Bank Of England Rate & QE Decisions
The Bank of England has held off extending its asset purchase programme to boost money supply in the flagging UK economy further, as the world waits for the European Summit's solution to the euro crisis.
Ahead of the crucial meeting in Brussels, the Monetary Policy Committee (MPC) kept quantitative easing (QE) at £275bn and the base rate of interest at its record low of 0.5%.
The MPC moved in October to extend asset purchases beyond the £200bn previously announced as evidence mounted that the UK was edging closer to recession.
The additional £75bn is still feeding its way into the financial system but economists expect a further £100bn of additional QE before July next year.
The European Central Bank followed up last month's cut in the core eurozone interest rate by shaving another 0.25% off, taking the figure to 1%.
It's a move to help stave off the recession threat but also the risk of deflation.
The single currency rose against the dollar following the announcement.
Silvio Peruzzo, european economist at Royal Bank of Scotland said the ECB's initiative was very welcome and he forecast the rate to fall to a record low for the euro of 0.5% by the end of March next year.
He said: "There are a number of instances where lower costs of funding can certainly help...the real economy and...for the banking system by lowering costs of liquidity for the banks.
At a news conference following the decision, ECB President Mario Draghi confirmed further help for banks, to aid the wider eurozone recovery plan to be discussed in Brussels.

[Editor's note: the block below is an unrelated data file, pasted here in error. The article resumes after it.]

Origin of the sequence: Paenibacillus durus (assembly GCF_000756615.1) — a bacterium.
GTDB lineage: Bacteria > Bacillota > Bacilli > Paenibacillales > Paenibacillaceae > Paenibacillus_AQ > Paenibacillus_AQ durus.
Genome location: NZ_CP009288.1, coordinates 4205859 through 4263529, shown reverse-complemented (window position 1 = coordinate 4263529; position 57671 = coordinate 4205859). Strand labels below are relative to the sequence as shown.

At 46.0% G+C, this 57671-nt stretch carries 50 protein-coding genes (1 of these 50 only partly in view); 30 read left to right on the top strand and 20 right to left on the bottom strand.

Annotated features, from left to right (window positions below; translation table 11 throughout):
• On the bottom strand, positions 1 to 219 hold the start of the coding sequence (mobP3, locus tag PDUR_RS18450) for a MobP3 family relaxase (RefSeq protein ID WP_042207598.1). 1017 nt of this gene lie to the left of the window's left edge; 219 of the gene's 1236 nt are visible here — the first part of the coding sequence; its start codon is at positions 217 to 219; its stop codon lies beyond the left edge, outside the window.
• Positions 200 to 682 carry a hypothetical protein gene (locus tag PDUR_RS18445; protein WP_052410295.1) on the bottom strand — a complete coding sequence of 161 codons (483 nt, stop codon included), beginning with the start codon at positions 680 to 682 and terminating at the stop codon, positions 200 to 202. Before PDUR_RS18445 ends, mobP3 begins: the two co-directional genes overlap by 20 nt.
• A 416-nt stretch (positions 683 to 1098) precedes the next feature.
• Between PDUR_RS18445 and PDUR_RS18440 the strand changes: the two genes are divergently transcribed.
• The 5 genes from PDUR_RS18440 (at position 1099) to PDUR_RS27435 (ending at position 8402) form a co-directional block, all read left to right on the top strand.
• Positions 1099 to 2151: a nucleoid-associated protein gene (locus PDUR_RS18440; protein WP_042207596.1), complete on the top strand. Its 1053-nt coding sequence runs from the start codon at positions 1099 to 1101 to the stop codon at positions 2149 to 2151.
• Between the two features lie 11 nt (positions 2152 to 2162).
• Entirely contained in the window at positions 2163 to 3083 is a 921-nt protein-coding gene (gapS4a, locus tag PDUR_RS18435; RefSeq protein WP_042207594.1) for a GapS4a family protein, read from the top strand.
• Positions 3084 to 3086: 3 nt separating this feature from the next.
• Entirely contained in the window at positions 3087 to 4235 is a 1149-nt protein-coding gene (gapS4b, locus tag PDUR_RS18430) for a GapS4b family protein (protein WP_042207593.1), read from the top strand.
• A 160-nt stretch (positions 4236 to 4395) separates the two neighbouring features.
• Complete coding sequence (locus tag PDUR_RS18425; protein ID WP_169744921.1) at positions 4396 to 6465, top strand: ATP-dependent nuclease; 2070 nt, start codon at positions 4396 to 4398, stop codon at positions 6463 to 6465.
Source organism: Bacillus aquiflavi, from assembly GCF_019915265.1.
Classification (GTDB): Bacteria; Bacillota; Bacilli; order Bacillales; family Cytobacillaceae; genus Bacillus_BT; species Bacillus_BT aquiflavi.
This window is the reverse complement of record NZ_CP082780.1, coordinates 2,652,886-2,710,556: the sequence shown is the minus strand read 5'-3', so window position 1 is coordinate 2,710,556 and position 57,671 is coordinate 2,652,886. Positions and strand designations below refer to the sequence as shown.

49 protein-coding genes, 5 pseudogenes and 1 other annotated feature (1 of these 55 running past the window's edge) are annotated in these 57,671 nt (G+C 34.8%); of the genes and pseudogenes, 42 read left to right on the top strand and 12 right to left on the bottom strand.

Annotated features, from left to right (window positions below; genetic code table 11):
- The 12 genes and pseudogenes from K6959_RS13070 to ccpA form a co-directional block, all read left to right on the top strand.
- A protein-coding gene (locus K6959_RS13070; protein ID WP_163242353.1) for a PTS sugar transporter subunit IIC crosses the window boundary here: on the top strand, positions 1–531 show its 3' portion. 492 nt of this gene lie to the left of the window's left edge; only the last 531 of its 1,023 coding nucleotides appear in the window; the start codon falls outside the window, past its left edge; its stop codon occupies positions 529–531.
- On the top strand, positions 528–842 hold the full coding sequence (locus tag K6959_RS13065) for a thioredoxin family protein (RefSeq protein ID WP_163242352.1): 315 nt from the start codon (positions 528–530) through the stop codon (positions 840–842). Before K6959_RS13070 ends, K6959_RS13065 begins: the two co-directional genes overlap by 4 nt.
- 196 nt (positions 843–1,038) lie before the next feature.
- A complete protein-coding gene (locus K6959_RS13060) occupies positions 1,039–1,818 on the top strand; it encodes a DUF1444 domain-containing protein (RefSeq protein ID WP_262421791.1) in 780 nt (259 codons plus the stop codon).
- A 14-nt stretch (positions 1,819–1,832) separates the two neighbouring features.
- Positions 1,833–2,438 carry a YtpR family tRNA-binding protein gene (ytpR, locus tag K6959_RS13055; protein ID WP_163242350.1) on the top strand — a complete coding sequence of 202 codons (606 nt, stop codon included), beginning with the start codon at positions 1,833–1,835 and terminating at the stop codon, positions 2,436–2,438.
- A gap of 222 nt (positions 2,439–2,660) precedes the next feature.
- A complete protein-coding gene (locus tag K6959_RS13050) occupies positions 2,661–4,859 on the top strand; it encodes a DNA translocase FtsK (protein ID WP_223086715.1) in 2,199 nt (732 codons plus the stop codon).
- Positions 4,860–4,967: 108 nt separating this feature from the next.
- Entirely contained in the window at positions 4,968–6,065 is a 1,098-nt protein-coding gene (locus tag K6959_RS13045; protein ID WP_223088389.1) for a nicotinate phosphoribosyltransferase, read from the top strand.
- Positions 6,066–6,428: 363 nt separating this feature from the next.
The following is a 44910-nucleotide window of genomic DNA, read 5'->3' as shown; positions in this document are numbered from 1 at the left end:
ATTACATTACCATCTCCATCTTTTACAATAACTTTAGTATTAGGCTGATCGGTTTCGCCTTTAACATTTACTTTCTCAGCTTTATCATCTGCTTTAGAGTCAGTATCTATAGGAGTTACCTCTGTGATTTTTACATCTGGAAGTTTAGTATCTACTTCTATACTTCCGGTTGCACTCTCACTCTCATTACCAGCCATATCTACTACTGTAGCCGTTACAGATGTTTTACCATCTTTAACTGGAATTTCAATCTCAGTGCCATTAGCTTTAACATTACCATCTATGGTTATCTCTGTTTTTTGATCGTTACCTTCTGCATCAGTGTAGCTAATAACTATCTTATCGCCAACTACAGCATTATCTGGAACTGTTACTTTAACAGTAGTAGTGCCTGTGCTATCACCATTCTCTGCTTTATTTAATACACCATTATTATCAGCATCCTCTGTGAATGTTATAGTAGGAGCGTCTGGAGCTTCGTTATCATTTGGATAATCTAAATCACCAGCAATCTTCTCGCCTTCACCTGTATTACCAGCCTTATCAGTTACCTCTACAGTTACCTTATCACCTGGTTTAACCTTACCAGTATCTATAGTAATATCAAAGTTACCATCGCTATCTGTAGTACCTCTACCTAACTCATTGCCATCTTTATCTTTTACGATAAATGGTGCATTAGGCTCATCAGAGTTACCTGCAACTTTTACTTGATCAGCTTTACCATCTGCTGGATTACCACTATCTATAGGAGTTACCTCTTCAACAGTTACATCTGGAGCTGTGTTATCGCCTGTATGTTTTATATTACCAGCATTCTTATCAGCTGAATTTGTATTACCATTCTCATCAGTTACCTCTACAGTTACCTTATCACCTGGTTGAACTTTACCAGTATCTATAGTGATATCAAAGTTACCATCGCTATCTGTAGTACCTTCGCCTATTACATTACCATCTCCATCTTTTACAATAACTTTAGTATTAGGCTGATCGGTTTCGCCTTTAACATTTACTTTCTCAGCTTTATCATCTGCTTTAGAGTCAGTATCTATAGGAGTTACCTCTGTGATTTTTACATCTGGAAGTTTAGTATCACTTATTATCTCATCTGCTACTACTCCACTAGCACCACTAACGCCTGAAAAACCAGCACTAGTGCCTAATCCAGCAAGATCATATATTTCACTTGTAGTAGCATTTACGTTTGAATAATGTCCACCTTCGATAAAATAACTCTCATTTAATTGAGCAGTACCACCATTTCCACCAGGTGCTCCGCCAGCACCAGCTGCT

The QE and rate decisions by the MPC were predicted by the Sky News Money Panel.
None of the five commentators demanded more QE this month, with most expecting an extension from the £275bn announced so far early next year.
Ross Walker, chief economist at Royal Bank of Scotland said: "Additional QE purchases are likely - my forecast is for a £50bn increase in February..and there is a fairly high probability that the Bank of England continues its QE operations well into 2012."
He continued: "Much will hinge on whether financial market sentiment around the euro area debt crisis stabilises."
Asked how the euro crisis was affecting them Sir Martin Sorrell, the chief executive of advertising group WPP, said he was looking towards emerging markets for growth.
He most feared a "Black Swan event", such as the failure of a major Italian or Spanish bank - and it was his Christmas wish that economic conditions settled down in the single currency area.
Anthony Thomson, the chairman of Metro Bank, said that while his operation had no exposure to Europe, a deepening crisis would affect all UK banks through a deterioration of confidence.
Owner of Peter Popple's Popcorn, Louise George, wished for family spending to be given a boost through a relaxation of income tax - to help restore consumer confidence.
She said: "Continued suppressed confidence may start to have an effect on sales."
Which? money editor James Daley expressed similar worries for consumers over the eurozone crisis.
He called on the Government to ensure the interests of the consumer were "put at the heart" of work by new financial regulators and repeated the call by Which? to ban debit card surcharges.